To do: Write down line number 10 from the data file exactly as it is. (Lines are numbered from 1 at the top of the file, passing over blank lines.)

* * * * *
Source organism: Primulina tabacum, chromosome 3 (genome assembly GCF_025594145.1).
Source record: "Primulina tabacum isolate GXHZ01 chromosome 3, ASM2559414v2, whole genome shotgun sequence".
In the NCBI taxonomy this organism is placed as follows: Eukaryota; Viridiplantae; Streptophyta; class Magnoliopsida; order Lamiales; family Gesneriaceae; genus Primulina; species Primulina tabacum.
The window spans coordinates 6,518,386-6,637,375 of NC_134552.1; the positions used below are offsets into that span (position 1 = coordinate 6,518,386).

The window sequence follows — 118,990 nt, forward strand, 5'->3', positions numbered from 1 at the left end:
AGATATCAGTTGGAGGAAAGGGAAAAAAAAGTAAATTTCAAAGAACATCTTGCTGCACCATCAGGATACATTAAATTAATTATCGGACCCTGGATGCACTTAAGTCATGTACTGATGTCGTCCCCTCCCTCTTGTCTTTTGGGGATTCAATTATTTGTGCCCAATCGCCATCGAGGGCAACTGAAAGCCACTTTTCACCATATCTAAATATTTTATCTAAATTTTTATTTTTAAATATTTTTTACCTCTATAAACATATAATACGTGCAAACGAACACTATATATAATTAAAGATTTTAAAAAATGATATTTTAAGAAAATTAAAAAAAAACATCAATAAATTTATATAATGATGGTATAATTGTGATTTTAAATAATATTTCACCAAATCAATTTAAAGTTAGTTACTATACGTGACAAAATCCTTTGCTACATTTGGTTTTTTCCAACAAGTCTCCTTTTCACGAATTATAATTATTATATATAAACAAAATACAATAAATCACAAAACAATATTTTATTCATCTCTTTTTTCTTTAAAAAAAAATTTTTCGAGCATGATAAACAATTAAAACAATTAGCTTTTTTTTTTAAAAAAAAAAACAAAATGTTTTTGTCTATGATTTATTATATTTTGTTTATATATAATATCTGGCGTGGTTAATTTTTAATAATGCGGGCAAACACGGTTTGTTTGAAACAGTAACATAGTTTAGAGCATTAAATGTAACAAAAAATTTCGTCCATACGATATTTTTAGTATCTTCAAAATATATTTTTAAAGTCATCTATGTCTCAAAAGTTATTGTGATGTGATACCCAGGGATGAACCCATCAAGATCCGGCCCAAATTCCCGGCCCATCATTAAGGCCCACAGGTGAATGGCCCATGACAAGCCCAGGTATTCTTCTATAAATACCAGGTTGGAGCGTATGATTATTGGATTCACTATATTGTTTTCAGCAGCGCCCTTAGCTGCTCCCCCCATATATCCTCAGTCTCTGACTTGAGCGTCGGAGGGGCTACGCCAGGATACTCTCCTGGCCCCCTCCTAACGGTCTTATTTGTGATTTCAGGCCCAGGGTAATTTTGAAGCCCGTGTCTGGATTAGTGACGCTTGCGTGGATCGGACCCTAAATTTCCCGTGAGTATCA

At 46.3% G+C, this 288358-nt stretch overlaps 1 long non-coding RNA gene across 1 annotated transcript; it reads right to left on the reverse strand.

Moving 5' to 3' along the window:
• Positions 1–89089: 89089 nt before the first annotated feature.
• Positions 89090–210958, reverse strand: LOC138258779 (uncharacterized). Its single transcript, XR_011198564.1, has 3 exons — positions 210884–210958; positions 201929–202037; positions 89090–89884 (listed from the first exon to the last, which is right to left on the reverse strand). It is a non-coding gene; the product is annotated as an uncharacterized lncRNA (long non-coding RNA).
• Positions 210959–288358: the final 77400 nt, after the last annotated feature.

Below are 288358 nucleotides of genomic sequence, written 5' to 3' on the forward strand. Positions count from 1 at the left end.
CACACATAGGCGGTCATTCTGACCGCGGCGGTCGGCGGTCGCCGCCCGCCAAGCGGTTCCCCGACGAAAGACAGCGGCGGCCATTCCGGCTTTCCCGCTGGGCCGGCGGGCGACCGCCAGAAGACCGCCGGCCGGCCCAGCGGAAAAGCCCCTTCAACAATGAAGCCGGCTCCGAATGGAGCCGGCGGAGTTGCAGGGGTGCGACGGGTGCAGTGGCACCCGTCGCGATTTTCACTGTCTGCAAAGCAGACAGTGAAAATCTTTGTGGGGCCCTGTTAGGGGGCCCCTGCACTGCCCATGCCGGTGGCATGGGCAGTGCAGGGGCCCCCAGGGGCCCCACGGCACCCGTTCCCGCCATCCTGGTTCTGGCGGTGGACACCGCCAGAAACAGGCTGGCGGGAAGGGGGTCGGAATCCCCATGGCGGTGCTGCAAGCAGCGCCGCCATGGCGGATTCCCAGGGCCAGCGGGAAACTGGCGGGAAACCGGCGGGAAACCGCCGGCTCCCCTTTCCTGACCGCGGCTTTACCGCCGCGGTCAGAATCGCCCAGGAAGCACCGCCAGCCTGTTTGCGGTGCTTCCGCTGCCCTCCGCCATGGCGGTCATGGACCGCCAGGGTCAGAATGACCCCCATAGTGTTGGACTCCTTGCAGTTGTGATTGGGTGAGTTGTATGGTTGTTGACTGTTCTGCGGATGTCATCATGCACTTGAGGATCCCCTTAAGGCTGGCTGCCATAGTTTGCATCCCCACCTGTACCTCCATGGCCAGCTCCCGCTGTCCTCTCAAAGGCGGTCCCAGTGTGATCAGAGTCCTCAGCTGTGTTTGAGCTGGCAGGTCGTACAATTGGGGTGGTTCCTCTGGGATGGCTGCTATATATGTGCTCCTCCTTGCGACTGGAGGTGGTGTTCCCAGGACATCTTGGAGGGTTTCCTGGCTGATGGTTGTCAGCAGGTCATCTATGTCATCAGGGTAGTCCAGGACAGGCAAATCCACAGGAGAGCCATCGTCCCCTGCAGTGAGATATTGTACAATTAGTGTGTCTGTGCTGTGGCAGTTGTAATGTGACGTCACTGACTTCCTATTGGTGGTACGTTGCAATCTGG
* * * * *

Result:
• Positions 89090–210958, reverse strand: LOC138258779 (uncharacterized). Its single transcript, XR_011198564.1, has 3 exons — positions 210884–210958; positions 201929–202037; positions 89090–89884 (listed from the first exon to the last, which is right to left on the reverse strand). It is a non-coding gene; the product is annotated as an uncharacterized lncRNA (long non-coding RNA).